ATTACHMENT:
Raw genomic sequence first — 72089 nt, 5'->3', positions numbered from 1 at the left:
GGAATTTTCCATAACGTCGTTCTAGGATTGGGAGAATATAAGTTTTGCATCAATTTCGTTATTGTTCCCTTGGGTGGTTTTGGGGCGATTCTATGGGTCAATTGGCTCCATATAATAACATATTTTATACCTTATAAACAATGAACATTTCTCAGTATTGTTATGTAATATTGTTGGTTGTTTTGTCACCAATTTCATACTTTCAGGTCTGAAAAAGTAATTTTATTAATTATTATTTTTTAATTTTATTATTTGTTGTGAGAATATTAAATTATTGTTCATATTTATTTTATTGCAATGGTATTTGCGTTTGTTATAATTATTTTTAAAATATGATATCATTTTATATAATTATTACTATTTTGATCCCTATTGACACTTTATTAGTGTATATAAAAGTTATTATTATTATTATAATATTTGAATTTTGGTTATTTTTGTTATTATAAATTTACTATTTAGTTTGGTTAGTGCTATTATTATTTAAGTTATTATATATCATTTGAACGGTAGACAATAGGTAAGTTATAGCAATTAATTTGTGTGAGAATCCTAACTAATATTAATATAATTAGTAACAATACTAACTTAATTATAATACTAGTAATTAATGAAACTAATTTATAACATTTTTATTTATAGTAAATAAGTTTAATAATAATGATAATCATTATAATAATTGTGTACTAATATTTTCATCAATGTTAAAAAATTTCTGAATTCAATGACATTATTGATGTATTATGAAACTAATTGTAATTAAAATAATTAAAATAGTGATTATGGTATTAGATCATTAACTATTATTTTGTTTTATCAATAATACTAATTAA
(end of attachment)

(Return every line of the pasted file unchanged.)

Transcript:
Raw genomic sequence first — 72089 nt, 5'->3', positions numbered from 1 at the left:
GGAATTTTCCATAACGTCGTTCTAGGATTGGGAGAATATAAGTTTTGCATCAATTTCGTTATTGTTCCCTTGGGTGGTTTTGGGGCGATTCTATGGGTCAATTGGCTCCATATAATAACATATTTTATACCTTATAAACAATGAACATTTCTCAGTATTGTTATGTAATATTGTTGGTTGTTTTGTCACCAATTTCATACTTTCAGGTCTGAAAAAGTAATTTTATTAATTATTATTTTTTAATTTTATTATTTGTTGTGAGAATATTAAATTATTGTTCATATTTATTTTATTGCAATGGTATTTGCGTTTGTTATAATTATTTTTAAAATATGATATCATTTTATATAATTATTACTATTTTGATCCCTATTGACACTTTATTAGTGTATATAAAAGTTATTATTATTATTATAATATTTGAATTTTGGTTATTTTTGTTATTATAAATTTACTATTTAGTTTGGTTAGTGCTATTATTATTTAAGTTATTATATATCATTTGAACGGTAGACAATAGGTAAGTTATAGCAATTAATTTGTGTGAGAATCCTAACTAATATTAATATAATTAGTAACAATACTAACTTAATTATAATACTAGTAATTAATGAAACTAATTTATAACATTTTTATTTATAGTAAATAAGTTTAATAATAATGATAATCATTATAATAATTGTGTACTAATATTTTCATCAATGTTAAAAAATTTCTGAATTCAATGACATTATTGATGTATTATGAAACTAATTGTAATTAAAATAATTAAAATAGTGATTATGGTATTAGATCATTAACTATTATTTTGTTTTATCAATAATACTAATTAA